projection. Corn yield for 2010 is estimated at 152.8 bu./acre, down
11.9 bu./acre from 2009. Corn ending stocks are estimated at 745
million bushels. The stock-to-use ratio is projected at 5.5%, the
lowest level since the 1995-1996 marketing year. USDA estimates the
average corn price for the year ending in September in the range of
$4.90 to $5.70. Soybean production is estimated at 3.33 billion
bushels, down 1% from the record of 2009. The average soybean yield for
2010 is estimated at 43.5 bu./acre. Soybean prices are estimated at
$11.20 to $12.20/bu.
Markets Offer U.S. Trade Growth
Iowa State University Professor of Economics and Finance
Dermot Hayes embarks today (Jan. 18) on a trip to Bejing, China to
provide research support to efforts to open the vast Chinese market to
U.S. pork exports.
Inflation that has pushed up food prices by 11%, land-use policies that
are growing cities and forcing farmers off the land, causing China’s
livestock farms to buy commercial feedgrains, have combined
simultaneously to make U.S. pork a good buy – once policy issues can
The United States is in a good position to supply the Chinese market,
Hayes says. In the summer of 2008, the Chinese purchased ½ of 1% of
U.S. pork production during the Summer Olympics, boosting live U.S. hog
prices by $12/head. “As a result of that, our pork industry didn’t
contract as much as some of our competitors; Canada, for instance, saw a
fast rise in production costs but didn’t have our export markets to
help balance that out.”
Jan. 25-27, 2011: Iowa Pork Producers
Association Annual Meeting and Iowa Pork Congress, Iowa Events Center,
Des Moines, IA; for exhibitor information, contact Doug Fricke by
or call (515) 225-7675; for seminar information, contact Tyler Bettin
by e-mail: firstname.lastname@example.org or call
Jan. 31, Feb. 7 and 14, 2011: Employee Management
Workshop for Agricultural Operations (three-part workshop), Hardin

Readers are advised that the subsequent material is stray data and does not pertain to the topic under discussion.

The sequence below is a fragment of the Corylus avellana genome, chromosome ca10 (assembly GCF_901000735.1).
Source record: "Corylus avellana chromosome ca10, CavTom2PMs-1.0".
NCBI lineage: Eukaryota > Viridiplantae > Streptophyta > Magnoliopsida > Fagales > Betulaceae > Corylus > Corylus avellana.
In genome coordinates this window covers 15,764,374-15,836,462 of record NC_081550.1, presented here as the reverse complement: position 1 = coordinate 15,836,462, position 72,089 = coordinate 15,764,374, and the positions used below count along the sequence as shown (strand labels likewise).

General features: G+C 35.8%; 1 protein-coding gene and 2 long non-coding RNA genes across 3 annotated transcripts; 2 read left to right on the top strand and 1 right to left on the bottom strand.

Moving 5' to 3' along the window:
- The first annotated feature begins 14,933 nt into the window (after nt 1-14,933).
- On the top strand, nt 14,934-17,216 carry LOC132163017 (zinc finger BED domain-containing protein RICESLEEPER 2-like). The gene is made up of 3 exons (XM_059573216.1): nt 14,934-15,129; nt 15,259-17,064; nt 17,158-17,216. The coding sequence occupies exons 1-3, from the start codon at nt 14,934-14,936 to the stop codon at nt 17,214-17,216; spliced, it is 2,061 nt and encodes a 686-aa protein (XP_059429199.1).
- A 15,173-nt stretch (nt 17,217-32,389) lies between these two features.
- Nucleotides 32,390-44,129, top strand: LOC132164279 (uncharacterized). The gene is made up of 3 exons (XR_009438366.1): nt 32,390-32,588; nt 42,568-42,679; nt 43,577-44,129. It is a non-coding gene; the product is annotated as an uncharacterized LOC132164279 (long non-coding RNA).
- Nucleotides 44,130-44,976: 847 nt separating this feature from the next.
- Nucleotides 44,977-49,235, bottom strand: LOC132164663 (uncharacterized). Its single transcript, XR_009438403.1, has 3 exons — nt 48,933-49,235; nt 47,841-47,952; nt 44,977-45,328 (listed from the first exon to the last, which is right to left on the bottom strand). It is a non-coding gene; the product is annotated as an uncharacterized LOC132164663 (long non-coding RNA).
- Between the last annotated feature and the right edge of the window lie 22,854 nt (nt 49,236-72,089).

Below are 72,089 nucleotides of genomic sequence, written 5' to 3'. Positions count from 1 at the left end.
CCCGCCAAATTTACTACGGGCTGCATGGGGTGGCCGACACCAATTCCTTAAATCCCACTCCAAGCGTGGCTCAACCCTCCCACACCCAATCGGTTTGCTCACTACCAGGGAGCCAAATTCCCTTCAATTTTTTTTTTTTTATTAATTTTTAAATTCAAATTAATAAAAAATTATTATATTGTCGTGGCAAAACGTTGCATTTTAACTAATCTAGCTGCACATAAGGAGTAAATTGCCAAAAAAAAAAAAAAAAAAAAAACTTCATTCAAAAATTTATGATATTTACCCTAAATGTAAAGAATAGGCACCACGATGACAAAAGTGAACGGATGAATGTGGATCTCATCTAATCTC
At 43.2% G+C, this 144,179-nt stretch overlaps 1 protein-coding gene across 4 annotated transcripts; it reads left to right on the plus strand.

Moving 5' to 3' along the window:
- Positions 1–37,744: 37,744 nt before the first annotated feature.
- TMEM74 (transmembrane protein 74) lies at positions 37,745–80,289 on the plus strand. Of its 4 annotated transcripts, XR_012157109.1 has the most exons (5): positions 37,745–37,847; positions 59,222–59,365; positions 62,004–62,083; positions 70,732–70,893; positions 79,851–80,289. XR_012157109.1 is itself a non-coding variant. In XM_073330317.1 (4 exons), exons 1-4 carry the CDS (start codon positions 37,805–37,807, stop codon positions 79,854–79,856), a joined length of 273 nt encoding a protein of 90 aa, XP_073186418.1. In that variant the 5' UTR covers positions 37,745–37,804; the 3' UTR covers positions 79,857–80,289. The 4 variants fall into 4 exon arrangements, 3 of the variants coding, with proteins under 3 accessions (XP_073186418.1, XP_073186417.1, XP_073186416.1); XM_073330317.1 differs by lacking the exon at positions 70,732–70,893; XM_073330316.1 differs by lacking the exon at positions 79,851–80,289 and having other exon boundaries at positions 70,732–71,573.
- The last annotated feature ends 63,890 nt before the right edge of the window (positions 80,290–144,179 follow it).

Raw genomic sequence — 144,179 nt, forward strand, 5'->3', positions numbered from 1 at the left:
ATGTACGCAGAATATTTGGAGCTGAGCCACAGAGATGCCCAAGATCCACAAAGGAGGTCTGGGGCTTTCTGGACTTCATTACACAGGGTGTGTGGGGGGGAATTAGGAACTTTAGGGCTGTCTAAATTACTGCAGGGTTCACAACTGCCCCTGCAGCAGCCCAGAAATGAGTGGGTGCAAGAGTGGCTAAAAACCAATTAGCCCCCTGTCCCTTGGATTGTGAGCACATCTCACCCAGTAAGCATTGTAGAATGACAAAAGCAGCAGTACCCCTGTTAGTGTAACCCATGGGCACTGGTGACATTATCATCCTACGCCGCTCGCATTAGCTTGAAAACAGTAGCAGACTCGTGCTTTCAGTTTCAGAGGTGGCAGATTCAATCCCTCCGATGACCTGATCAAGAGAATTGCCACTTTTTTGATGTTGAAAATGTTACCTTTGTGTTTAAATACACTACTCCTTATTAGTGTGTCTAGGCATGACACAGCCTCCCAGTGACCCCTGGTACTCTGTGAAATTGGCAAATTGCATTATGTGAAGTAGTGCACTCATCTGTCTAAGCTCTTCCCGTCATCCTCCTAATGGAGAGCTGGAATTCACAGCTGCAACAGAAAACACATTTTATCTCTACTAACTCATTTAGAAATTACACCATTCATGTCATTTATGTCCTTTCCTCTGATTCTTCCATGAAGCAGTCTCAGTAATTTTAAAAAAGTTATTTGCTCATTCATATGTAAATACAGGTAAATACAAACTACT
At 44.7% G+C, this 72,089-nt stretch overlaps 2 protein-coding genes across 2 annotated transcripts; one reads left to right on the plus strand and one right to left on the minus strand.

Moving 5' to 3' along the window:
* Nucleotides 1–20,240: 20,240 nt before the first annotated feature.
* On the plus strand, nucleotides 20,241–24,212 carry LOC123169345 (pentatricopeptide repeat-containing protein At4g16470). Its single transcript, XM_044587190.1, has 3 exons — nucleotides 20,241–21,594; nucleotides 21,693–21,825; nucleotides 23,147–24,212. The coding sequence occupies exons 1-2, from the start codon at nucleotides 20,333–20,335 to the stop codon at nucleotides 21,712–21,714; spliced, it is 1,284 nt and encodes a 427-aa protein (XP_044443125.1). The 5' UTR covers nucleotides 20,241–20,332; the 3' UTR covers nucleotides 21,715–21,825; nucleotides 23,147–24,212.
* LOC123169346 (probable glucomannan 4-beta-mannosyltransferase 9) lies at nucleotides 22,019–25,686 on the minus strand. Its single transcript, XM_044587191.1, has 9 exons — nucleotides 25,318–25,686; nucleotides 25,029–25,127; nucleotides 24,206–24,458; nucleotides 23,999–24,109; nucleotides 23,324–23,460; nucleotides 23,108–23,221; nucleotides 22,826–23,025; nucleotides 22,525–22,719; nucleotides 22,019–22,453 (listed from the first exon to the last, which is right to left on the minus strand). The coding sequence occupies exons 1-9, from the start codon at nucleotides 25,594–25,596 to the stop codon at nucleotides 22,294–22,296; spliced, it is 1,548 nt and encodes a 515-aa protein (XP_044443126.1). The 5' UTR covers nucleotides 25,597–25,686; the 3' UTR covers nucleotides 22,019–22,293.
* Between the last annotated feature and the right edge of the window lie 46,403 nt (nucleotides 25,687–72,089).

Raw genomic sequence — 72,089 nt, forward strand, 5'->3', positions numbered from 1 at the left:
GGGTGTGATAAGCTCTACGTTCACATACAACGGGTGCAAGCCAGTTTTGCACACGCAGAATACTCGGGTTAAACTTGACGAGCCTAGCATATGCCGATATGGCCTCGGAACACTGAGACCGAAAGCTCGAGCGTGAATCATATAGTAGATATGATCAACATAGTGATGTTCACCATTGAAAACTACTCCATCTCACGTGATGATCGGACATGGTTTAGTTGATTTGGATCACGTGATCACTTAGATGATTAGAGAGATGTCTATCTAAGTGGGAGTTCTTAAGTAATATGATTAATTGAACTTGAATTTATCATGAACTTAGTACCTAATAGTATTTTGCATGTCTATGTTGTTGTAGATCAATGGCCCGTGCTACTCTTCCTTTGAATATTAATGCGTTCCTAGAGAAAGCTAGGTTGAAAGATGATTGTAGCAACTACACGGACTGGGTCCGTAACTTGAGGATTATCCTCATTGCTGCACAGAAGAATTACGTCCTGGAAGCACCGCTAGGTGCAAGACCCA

County Extension Office, Iowa Falls, IA; for more information contact:
Russ Euken, extension livestock specialist by phone (641) 923-2856 or
e-mail email@example.com or
Mark Storlie, swine field specialist, by phone (563) 425-3331 or e-mail
Feb. 1-2, 2011: Illinois Pork Expo, Peoria Civic
Center, Peoria, Ill; contact: Illinois Pork Producers Association at
(217) 529-3100 or go to www.ilpork.com.
Feb. 1, 8 and 15, 2011: Employee Management Workshop
for Agricultural Operations (three-part workshop), Amana Colonies
Clarion Inn, Williamsburg, IA; for more information contact: Russ
Euken, extension livestock specialist; by phone (641) 923-2856 or
e-mail: firstname.lastname@example.org or
Mark Storlie, swine field specialist by phone (563) 425-3331 or e-mail:
NPPC works diligently to protect and promote the interests of
America’s pork producers who in turn provide safe, nutritious pork to
domestic and foreign markets, generating thousands of jobs and more than
$30 billion of gross national product to the U.S. economy.
to see how NPPC is working for you.
3FLEX™ is the only combination package with
Porcine Circovirus, Mycoplasma hyopneumoniae and Porcine Reproductive
and Respiratory Syndrome (PRRS) vaccines that are USDA-approved for
mixing and administering in one shot.
For a limited time, we’re offering a $25 rebate on
every purchase of Nuflor® Type B Medicated Feed
Nuflor® Type B delivers fast-acting power against swine
respiratory disease without requiring a federal feed mill license.
To take advantage of this limited-time offer, click here